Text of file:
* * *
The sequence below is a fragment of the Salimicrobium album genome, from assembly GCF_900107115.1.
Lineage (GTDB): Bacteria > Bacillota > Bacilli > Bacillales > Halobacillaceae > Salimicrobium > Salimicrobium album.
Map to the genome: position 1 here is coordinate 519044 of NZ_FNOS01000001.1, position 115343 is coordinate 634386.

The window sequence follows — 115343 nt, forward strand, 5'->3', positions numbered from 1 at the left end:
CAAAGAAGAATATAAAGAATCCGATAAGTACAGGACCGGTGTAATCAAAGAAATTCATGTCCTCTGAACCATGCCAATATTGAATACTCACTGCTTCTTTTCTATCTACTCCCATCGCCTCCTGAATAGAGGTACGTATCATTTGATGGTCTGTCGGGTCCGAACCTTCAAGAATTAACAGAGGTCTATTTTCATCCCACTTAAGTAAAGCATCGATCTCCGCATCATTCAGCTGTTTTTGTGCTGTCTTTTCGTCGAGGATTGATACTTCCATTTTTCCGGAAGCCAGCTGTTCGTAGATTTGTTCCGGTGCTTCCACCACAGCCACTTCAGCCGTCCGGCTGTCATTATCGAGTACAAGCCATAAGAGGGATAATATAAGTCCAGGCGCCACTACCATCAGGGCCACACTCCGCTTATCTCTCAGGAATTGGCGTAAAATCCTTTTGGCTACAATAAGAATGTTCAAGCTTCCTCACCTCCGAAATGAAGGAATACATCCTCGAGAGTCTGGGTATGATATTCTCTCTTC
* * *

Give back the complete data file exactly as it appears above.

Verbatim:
The sequence below is a fragment of the Salimicrobium album genome, from assembly GCF_900107115.1.
Lineage (GTDB): Bacteria > Bacillota > Bacilli > Bacillales > Halobacillaceae > Salimicrobium > Salimicrobium album.
Map to the genome: position 1 here is coordinate 519044 of NZ_FNOS01000001.1, position 115343 is coordinate 634386.

The window sequence follows — 115343 nt, forward strand, 5'->3', positions numbered from 1 at the left end:
CAAAGAAGAATATAAAGAATCCGATAAGTACAGGACCGGTGTAATCAAAGAAATTCATGTCCTCTGAACCATGCCAATATTGAATACTCACTGCTTCTTTTCTATCTACTCCCATCGCCTCCTGAATAGAGGTACGTATCATTTGATGGTCTGTCGGGTCCGAACCTTCAAGAATTAACAGAGGTCTATTTTCATCCCACTTAAGTAAAGCATCGATCTCCGCATCATTCAGCTGTTTTTGTGCTGTCTTTTCGTCGAGGATTGATACTTCCATTTTTCCGGAAGCCAGCTGTTCGTAGATTTGTTCCGGTGCTTCCACCACAGCCACTTCAGCCGTCCGGCTGTCATTATCGAGTACAAGCCATAAGAGGGATAATATAAGTCCAGGCGCCACTACCATCAGGGCCACACTCCGCTTATCTCTCAGGAATTGGCGTAAAATCCTTTTGGCTACAATAAGAATGTTCAAGCTTCCTCACCTCCGAAATGAAGGAATACATCCTCGAGAGTCTGGGTATGATATTCTCTCTTC